Castroneves leads warmer second Sonoma IndyCar practice

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SONOMA, Calif. – Helio Castroneves was on top in the second 45-minute practice session for the Verizon IndyCar Series’ GoPro Grand Prix of Sonoma, with a best time of 1:18.6582.

Times were slower than this morning by nearly a second at the temperature sensitive race track. This morning saw temps of 65 degrees ambient and 91 track, while the afternoon had temps of 73 ambient and 116 track, per Firestone.

Castroneves enters this weekend 39 points in arrears of Team Penske teammate Will Power in the second-to-last race of the season.

Ryan Briscoe jumped to second at 1:18.6920 right at the end of the session in a newly liveried No. 8 NTT Data Chip Ganassi Racing Chevrolet, a darker shade of blue.

Morning practice leader Ryan Hunter-Reay was third; Scott Dixon jumped up to fourth at the end of the session and Sebastien Bourdais rounded out the top five.

Hunter-Reay was the only Honda runner in the top six; Josef Newgarden was seventh and hovered around the top five.

Qualifying is live at 7:30 p.m. ET/4:30 p.m. PT on NBCSN and NBC Sports Live Extra.

Here’s your times:

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Hamilton: Abu Dhabi ‘the last race with good-looking cars’ in F1

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Lewis Hamilton believes that this weekend’s Abu Dhabi Grand Prix will be remembered as the last race with good-looking Formula 1 cars ahead of the introduction of the ‘Halo’ cockpit protection for next year.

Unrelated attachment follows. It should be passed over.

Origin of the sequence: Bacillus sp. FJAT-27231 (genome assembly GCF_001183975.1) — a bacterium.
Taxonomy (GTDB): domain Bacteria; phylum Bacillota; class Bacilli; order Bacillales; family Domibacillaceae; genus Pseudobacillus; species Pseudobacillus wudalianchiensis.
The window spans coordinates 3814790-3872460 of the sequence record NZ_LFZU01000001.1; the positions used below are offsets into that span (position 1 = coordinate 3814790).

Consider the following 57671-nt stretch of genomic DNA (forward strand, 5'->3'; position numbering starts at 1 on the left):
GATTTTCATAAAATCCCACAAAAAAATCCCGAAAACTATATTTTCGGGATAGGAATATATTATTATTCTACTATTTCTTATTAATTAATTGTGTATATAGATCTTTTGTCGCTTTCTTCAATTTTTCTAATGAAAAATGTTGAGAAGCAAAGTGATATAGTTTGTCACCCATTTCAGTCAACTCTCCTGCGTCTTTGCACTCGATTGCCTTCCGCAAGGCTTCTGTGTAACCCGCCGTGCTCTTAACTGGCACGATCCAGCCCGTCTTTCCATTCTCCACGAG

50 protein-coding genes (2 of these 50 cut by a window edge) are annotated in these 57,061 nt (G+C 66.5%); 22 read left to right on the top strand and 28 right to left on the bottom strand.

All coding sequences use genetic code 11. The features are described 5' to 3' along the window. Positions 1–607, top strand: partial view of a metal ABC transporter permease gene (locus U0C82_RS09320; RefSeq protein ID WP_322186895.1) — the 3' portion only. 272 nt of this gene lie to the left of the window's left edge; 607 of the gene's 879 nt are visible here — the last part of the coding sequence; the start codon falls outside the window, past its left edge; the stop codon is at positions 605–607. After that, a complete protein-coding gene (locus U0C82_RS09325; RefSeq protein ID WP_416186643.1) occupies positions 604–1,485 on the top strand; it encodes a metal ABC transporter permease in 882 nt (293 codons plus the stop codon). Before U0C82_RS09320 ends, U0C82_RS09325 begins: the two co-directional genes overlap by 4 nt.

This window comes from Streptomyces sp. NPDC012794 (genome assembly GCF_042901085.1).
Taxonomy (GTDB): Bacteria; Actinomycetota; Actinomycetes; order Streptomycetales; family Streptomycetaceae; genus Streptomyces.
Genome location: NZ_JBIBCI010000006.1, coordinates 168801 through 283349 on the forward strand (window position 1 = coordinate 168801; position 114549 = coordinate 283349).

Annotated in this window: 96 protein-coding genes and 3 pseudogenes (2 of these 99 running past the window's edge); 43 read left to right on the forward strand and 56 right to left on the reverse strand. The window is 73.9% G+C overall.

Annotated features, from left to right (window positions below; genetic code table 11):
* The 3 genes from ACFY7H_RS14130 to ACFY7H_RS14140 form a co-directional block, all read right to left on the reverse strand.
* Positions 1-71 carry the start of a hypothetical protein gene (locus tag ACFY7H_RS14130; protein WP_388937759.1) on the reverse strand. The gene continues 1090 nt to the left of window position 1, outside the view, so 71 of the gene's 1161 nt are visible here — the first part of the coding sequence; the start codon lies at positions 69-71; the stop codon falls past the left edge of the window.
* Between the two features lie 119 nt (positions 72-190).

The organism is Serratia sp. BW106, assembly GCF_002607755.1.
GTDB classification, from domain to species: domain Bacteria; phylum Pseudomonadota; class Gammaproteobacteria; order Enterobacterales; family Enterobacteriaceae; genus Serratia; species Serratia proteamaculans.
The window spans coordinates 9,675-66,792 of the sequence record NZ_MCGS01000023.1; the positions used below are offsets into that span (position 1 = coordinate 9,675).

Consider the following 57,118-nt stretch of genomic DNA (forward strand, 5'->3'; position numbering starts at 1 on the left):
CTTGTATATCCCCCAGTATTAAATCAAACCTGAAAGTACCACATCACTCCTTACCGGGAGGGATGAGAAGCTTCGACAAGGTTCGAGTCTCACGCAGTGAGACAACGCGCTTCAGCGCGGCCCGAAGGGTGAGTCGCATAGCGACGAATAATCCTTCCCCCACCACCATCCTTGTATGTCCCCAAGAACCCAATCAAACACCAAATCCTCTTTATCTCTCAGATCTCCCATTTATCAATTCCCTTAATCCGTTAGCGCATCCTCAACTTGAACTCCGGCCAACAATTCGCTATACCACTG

Officials from the FIA and F1 Strategy Group confirmed earlier this year that the Halo would be fitted to all cars from the 2018 season in a bid to improve safety standards, with the deaths of Justin Wilson and Jules Bianchi putting head protection high on the agenda for the series’ chiefs.

Hamilton has long made his opposition to the Halo clear, believing it will ruin the look of F1 cars, and echoed his thoughts ahead of the final Halo-less race in Abu Dhabi this weekend.

“It’s the last year of looking good I think in the cars. It’s the last race where the cars will look good,” Hamilton said.

“I think next year, it’s all downhill from there in terms of how they look.

“But safety will go up at least, and maybe it could be successful in some way.”

Hamilton’s F1 title rival Sebastian Vettel was less bothered about the change, believing the field will adjust and move on.

“The cars will look different next year. Everything I’ve seen so far looks different, but on the other hand it is something we all get used to,” Vettel said.

“But no doubt the cars look better now, but we’ll get used to it, and we’ll work on the aesthetics so it can be better. It is less of a big deal.”

Red Bull’s Daniel Ricciardo shared Vettel’s view, saying: “I don’t think it’s gonna be as dramatic as most people make it out to be.”